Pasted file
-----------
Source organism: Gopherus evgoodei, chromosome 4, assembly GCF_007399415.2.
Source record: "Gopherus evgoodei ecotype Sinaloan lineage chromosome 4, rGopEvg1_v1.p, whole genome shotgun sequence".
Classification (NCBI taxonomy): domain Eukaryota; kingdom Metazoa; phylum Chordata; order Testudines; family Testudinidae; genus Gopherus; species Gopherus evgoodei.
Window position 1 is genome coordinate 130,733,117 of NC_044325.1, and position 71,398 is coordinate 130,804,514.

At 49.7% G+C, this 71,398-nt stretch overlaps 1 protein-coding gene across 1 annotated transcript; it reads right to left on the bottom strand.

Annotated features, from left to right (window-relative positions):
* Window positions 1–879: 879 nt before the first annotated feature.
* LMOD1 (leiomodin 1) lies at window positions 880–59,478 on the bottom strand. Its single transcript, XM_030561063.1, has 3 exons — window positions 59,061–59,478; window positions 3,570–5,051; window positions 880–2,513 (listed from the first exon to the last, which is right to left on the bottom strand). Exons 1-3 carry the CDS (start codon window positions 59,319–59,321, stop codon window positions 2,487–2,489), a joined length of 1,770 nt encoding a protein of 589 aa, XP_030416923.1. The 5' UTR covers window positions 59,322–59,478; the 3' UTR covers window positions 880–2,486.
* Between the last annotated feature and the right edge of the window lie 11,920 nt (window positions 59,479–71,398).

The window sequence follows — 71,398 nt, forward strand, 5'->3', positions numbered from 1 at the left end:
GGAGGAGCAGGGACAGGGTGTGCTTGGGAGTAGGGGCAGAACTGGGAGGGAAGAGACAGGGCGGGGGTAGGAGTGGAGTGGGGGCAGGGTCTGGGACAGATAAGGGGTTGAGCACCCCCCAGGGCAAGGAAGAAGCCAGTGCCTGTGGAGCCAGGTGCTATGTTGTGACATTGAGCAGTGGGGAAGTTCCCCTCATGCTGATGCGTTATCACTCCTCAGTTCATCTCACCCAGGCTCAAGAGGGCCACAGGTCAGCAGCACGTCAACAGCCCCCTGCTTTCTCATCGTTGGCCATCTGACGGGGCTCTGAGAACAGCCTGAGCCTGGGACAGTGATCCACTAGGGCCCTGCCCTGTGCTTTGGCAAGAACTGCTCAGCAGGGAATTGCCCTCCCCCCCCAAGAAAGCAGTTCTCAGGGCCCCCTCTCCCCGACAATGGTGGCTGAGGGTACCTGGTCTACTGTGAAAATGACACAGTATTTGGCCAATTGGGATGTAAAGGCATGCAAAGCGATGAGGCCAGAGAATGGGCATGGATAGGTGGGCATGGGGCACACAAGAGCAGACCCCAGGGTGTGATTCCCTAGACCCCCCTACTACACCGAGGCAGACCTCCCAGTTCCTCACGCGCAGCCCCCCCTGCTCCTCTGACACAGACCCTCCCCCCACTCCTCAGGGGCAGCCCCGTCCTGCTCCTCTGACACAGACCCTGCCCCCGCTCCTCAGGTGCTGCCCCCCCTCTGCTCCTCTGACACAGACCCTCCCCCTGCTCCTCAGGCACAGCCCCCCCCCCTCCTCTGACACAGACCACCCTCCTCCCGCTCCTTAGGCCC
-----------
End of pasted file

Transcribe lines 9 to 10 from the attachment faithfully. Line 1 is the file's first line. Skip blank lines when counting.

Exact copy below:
* Between the last annotated feature and the right edge of the window lie 11,920 nt (window positions 59,479–71,398).

The window sequence follows — 71,398 nt, forward strand, 5'->3', positions numbered from 1 at the left end: